'Project Virginia' Plans to Print 200 Homes


Construction start-up Alquist 3D recently announced plans to build 200 homes in the southwest region of Virginia to help solve the housing crisis in rural and underserved areas of America.

The company claims that the endeavor, dubbed “Project Virginia,” will be the world’s largest 3D-printed construction project.

About Project Virginia

In kicking off the project, Alquist 3D recently hosted a demonstration in Pulaski, Virginia, near the site of its first two 3D-printed homes.

According to reports, Alquist 3D chose the area because the demand for housing is soaring due to 3,000 new jobs posted by Volvo, Blue Star Manufacturing and American Glove Innovations. In addition, Virginia's New River Valley was recently identified as having one of the highest growth rates in the nation for tech jobs in the United States.

The company further reported that 3D-printing homes will help lower the cost of housing and infrastructure in otherwise economically distressed and under-served communities.

“With migration patterns shifting due to pandemic, climate, and economic concerns, smaller communities like Pulaski have a huge need—and an amazing opportunity—to develop affordable housing for new residents,” said Zachary Mannheimer, Founder and CEO of Alquist 3D.

“By 3D-printing these homes, Alquist and our partners will be accelerating Pulaski and Roanoke's ability to harness current trends and attract new workers to this wonderful community in southwestern Virginia.”

For both the demonstration and the 200-home project, Alquist 3D reports that it will use Black Buffalo 3D's Nexcon printer. The technology can print walls—made up of layered, reinforced concrete—in days instead of weeks. 3D-printing also enables builders to use less timber.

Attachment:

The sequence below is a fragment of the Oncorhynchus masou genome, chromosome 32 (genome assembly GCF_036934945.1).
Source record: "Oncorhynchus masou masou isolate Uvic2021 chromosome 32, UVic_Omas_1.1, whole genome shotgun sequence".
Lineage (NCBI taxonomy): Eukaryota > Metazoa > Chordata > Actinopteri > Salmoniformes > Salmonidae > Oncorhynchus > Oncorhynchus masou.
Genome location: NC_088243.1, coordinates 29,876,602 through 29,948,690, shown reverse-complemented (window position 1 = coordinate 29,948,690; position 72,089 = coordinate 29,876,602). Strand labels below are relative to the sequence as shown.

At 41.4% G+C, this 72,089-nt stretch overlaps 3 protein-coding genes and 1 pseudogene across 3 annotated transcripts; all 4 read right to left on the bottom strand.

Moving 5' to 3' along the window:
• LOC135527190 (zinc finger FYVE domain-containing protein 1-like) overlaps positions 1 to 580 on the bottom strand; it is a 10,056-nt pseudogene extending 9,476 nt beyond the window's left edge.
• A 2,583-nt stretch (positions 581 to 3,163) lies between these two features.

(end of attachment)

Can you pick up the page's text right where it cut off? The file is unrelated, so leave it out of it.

For the project, teams will transmit a house design through a computer program called CAD. Once the printer has the project, onsite workers will then pour in cement material before the concrete is pumped through the tubes and dispersed in layers.

Mannheimer went on to tell reporters that he believes 3D printing is a game-changer, as it can cuts costs by up to 15% that are related to labor, materials and time.

Habitat for Humanity

The news of Project Virginia comes just months after Habitat for Humanity announced the completion of its first home entirely constructed using an Alquist 3D printer.

According to reports, the 1,200-square-foot, three-bedroom, two-bathroom concrete structure can withstand hurricanes and tornados and was constructed in just 12 hours. Following completion, the home was sold through the Habitat Homebuyer program, which works with applicants who clarify their need for safe, affordable housing from community to community around the country.

In addition to living in such an energy efficient space, the new homeowner has also received a personal 3D printer that will let them reprint just about anything from electrical outlets to cabinet knobs.

The 3D-printed structure is EarthCraft certified, meaning that the home serves as a blueprint for comfortable homes that both reduce utility bill costs and minimize negative environmental impacts.

“Habitat and Alquist share a similar mission: building housing that is affordable. We both believe in the American Dream of homeownership, and, by partnering, we can realize this dream for more families,” said Mannheimer at the time.

“3DCP (3D concrete printing) reduces the amount of waste that is typically found on a jobsite, and our energy savings are significant. Still, concrete is far from the most environmentally friendly material, and we are working with partners to create a greener material in the next year.”


Tagged categories: 3D printing; 3D Printing; Good Technical Practice; NA; North America; Ongoing projects; Program/Project Management; Project Management; Projects - Commercial; Residential; Residential Construction

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